GENEVA (Businesshala) – UN Secretary-General Antonio Guterres has written to world leaders calling for a deal to curb fisheries subsidies near its final stages at the World Trade Organization in Geneva, a document showed. .
However, in a sign of challenges, the head of negotiations had to delay a series of daily meetings starting this week to finalize the wording of the draft agreement due to outstanding “macro” differences between members, a WTO spokesperson confirmed.
In a September 29 letter, Guterres called on world leaders to “join me in pushing for agreement at the WTO to end harmful fisheries subsidies before the end of this year” in a rare intervention by the UN chief in WTO affairs. called upon.
The WTO talks on ending billion-dollar harmful subsidies began 20 years ago and are now at their most advanced stage, which are seen as crucial to reaffirming the relevance of the beleaguered body.
The talks, which environmentalists see as the biggest hope of reversing dwindling fish stocks, got a boost in 2015 when UN members imposed restrictions on their Sustainable Development Goals.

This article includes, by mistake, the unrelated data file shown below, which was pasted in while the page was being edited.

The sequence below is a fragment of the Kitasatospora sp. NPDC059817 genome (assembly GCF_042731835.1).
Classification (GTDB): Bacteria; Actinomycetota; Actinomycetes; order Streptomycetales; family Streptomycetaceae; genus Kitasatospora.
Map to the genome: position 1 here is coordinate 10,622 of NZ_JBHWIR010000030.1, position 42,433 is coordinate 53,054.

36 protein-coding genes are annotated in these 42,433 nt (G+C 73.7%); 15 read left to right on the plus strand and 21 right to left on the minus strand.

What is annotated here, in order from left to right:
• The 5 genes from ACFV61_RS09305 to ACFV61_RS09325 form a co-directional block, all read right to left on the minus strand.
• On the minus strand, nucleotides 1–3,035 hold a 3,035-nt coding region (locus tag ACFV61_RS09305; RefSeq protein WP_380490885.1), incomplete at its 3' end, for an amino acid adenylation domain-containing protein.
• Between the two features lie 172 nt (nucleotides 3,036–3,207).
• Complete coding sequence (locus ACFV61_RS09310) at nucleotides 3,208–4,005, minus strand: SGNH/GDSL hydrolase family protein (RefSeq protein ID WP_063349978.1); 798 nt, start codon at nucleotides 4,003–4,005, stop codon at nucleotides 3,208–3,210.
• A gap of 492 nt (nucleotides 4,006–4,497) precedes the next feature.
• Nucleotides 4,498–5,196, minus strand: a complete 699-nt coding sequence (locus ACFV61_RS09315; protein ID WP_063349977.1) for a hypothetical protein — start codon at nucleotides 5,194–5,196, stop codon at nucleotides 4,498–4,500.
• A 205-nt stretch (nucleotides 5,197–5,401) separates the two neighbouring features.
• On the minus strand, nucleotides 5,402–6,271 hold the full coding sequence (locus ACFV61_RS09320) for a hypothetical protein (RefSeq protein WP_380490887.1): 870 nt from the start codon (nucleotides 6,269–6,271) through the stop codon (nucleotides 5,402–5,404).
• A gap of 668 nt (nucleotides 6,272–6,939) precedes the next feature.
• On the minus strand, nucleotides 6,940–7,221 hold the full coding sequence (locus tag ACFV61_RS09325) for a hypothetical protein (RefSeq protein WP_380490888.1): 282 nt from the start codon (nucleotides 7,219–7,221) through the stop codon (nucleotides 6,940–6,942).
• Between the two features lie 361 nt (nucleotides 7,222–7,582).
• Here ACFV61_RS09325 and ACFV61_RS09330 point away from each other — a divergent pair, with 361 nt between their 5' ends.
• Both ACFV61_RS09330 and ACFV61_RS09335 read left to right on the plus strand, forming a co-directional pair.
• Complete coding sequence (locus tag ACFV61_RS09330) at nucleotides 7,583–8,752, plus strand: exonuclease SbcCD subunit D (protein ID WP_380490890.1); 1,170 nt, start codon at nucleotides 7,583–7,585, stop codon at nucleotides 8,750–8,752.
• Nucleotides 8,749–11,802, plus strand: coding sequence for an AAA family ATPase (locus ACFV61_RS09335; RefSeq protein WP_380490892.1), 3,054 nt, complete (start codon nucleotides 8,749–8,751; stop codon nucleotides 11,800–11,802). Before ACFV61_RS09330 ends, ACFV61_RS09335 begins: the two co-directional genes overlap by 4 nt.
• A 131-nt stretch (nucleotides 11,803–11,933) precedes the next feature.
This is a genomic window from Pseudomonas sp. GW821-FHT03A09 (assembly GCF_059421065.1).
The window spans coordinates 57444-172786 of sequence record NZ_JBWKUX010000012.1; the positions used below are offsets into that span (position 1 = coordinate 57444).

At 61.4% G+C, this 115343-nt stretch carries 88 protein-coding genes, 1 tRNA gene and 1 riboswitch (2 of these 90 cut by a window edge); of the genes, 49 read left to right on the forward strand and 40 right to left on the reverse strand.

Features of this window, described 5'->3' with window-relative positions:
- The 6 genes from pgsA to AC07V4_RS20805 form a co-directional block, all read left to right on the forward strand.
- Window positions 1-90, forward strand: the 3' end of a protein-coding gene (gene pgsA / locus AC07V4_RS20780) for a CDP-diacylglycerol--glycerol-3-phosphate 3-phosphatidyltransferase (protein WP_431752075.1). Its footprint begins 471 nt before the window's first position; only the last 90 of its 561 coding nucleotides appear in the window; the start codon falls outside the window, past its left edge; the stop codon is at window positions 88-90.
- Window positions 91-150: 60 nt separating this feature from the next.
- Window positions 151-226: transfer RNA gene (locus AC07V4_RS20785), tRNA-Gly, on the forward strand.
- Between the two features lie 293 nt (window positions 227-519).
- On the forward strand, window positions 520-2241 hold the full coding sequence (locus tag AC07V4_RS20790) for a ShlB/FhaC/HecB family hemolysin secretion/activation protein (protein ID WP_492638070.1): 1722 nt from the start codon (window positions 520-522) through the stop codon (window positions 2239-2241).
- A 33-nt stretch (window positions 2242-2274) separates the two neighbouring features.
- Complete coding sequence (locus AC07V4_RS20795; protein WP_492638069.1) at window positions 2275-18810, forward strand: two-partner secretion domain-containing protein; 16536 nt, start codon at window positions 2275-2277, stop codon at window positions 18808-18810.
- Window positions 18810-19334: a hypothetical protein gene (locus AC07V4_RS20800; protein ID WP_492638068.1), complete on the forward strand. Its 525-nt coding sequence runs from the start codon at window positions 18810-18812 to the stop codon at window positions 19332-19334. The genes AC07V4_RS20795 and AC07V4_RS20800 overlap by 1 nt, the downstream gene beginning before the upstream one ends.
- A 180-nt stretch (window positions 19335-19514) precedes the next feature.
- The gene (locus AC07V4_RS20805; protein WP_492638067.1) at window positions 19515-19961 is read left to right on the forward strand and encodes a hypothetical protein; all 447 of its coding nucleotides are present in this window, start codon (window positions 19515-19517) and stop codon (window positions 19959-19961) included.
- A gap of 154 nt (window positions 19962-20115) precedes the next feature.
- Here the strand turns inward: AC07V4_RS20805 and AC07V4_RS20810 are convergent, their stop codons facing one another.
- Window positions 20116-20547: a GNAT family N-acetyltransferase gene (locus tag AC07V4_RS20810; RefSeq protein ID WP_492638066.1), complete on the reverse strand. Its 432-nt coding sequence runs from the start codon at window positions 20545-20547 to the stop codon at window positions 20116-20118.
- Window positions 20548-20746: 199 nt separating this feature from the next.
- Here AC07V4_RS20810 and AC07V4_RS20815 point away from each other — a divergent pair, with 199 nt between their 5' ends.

WTO Director-General Ngoji Okonjo-Iwela is expected to finalize a deal at a major ministerial conference at its Geneva headquarters starting next month.
One of the most challenging aspects of the talks is the question of exemptions for WTO members with developing country status, some of whom are major subsidies such as China.
WTO spokesman Keith Rockwell said this month, “There are some very difficult issues that need to be addressed … the discussion on exemptions is very difficult.”
Santiago Wills, who is presiding over the talks, has sought to find settlement proposals in his draft text. However, a confidential text submitted by India on 23 September and seen by Businesshala opposed his proposals with additional carvings for developing countries, namely giving them up to 25 years to comply with certain provisions.
This prompted criticism from several wealthy countries, with a delegation saying the talks appeared to be “going backwards”, according to trade sources.